She's spent so much time and effort to stay as alive as she can be that she never thought to consider the opposite.
Maybe Peter would rather think that she's dead; maybe it'd be easier on him. After death, all the past are just memories for people to shape into something they yearn to be loved by.
Am I dead, now? Am I watching Peter from the afterlife?
The cameraman leaves, and Jessica turns to the man beside her.
If I were dead, she thinks, the one I'd want to see isn't you.
Jessica once had a lover named Peter. When they met, Peter had a clear picture of how their future should be—and he made it his mission to create that idyllic life for them. If he sometimes forgot that she wasn't just a part of his future blueprint, but a person who should have had some say in creating that future, well, people said there was little to complain about.
They bought a beautiful house and planned a lovely wedding reception at its backyard. She wore her favorite dress, which was violet. They'd asked a friend of Peter's to record the wedding day; he brought the camera, but unfortunately forgot the tape. Luckily, they found one lying beside the TV set in their new house. As if waiting to be found.
Weeks after the wedding, Peter suggested that they watch the video, so Jessica watched it with him. Days later, he made the same suggestion. Then again. Then, again.
Jessica soon lost interest. Somehow watching the video made her uneasy. The more times she watched it, the more details she noticed. In the video, she made an expression, and it got sadder each time. In the video, Peter adjusted his tie in a certain way, and it looked more annoying each time. But Jessica had made her choice when she walked away from an unfinished conversation at an airport. It was just an illusion, a false fear. She wasn't marrying the wrong man.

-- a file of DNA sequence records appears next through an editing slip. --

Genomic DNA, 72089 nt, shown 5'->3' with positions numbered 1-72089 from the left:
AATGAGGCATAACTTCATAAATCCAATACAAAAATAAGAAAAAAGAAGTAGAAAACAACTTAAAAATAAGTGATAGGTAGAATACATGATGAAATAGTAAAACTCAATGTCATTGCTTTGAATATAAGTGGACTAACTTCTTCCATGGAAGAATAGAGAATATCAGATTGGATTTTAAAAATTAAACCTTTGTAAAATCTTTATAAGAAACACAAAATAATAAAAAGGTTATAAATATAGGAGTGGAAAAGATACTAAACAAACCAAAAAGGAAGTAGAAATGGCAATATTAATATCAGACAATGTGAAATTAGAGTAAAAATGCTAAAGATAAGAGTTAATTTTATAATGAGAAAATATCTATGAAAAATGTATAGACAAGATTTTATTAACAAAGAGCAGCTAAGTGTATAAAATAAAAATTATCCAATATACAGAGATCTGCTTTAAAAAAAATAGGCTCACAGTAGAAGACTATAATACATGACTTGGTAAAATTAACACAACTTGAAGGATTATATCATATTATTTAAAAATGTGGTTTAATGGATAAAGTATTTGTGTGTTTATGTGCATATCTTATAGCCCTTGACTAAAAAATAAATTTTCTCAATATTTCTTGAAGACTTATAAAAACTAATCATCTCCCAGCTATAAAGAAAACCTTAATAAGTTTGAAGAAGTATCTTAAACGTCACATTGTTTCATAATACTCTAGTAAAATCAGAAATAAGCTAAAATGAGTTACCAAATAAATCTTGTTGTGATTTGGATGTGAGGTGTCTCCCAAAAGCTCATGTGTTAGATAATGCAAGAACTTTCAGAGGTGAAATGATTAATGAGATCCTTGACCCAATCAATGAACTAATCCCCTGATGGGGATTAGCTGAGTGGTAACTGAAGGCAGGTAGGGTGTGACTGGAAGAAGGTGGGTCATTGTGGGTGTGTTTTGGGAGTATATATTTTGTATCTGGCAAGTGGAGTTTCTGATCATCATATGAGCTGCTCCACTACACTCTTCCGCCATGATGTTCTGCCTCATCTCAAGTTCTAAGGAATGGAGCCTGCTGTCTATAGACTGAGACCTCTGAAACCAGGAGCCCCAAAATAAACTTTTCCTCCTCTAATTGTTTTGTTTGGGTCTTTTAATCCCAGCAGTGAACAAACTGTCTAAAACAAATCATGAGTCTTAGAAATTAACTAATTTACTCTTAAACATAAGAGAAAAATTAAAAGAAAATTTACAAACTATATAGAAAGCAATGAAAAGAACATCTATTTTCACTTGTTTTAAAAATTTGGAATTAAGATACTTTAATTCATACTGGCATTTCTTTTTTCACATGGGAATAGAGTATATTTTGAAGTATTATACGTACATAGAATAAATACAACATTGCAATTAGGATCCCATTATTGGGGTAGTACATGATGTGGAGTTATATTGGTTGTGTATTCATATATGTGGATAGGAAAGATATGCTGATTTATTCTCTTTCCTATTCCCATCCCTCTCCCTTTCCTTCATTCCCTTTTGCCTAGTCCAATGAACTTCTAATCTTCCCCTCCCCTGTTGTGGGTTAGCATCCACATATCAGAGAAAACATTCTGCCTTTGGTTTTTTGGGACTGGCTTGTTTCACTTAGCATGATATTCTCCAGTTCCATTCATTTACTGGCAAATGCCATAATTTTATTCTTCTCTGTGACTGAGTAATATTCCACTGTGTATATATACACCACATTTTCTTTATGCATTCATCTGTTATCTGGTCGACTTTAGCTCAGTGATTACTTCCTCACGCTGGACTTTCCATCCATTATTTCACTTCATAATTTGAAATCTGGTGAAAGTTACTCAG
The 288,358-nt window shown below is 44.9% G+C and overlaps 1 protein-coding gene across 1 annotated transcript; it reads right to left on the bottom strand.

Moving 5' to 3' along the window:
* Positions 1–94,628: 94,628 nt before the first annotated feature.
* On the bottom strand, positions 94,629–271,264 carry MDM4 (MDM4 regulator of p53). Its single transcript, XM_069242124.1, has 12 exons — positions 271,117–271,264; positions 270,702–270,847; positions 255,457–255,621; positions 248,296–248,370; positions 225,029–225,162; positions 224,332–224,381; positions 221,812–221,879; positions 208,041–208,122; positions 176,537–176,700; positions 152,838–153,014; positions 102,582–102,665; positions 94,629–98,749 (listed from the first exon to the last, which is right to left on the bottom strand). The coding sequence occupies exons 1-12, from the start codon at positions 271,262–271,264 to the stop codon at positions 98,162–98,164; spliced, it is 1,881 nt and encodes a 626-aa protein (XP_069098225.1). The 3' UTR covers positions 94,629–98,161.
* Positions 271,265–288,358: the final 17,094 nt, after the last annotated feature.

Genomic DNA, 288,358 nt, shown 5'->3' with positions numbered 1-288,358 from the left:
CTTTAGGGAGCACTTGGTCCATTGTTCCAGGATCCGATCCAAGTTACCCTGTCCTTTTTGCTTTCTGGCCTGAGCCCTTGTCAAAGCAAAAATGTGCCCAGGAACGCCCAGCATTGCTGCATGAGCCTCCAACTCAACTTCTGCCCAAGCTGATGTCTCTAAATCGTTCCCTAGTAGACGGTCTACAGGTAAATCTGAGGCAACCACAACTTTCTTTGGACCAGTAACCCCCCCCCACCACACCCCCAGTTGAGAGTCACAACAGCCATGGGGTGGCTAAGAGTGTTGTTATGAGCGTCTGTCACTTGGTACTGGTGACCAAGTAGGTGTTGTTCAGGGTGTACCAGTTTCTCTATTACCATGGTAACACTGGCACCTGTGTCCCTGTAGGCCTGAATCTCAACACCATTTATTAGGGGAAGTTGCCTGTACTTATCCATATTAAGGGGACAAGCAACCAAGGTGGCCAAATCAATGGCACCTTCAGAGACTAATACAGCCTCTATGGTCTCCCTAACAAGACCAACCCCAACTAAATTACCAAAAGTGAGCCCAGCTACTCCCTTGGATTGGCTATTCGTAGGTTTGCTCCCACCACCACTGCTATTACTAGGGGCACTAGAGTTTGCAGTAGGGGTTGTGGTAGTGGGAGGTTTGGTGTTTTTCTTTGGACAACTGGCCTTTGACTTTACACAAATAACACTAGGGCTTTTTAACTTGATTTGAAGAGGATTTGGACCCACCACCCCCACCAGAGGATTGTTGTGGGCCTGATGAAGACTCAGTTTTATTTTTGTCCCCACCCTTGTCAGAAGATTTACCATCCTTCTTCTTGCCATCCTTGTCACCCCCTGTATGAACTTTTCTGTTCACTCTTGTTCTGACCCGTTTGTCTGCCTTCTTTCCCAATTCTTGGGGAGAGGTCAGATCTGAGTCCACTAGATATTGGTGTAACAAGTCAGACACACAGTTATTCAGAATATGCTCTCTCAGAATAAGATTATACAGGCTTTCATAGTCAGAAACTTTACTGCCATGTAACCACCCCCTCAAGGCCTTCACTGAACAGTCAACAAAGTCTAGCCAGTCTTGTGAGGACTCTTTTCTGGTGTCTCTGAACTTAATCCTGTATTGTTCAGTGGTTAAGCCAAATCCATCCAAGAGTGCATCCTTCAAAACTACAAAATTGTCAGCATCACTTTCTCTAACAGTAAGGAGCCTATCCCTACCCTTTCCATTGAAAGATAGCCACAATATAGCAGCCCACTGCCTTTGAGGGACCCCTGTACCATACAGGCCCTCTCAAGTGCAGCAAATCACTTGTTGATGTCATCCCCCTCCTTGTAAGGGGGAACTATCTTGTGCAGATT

She should have waited for him a little longer.
Peter loved watching the video much more than Jessica did. He never took the videotape out of the player. He'd still watch it when Jessica refused to join him.
And then Peter's sense of insecurity grew worse. He called her selfish, manipulative. Claimed that she should never have agreed to marry him, knowing that she didn't love him the way that he loved her.
"You're unreasonable," Jessica said.
Peter remained silent, pressing the keys on the remote control, and then. "It's this house, right? That's why you married me. You never really loved me."
"I'm not continuing this conversation—"
"And why did you wear this dress, babe? I thought we agreed, you look beautiful in the violet dress. Where was that one?"
Jessica turned to the screen. In the video, she wore a dark purple dress with a similar design—a dress she didn't remember owning. And the video seemed to be much, much darker than how it was the last time she'd watched it.
"How many times have you rewatched this?"
"Does that matter?"
Jessica bit her lip. "Nope."
Jessica once had a lover named John.
She'd wanted to be his wife, have his children… grow old with him. They didn't get much time together, but she'd known it from the start. He was a soldier. And despite those times when she affectionately complaints about the time they could share was so limited, she was really quite good at waiting; the nights she spent alone could be sweet and meaningful as she looked forward to being held in his arms once the waiting was over.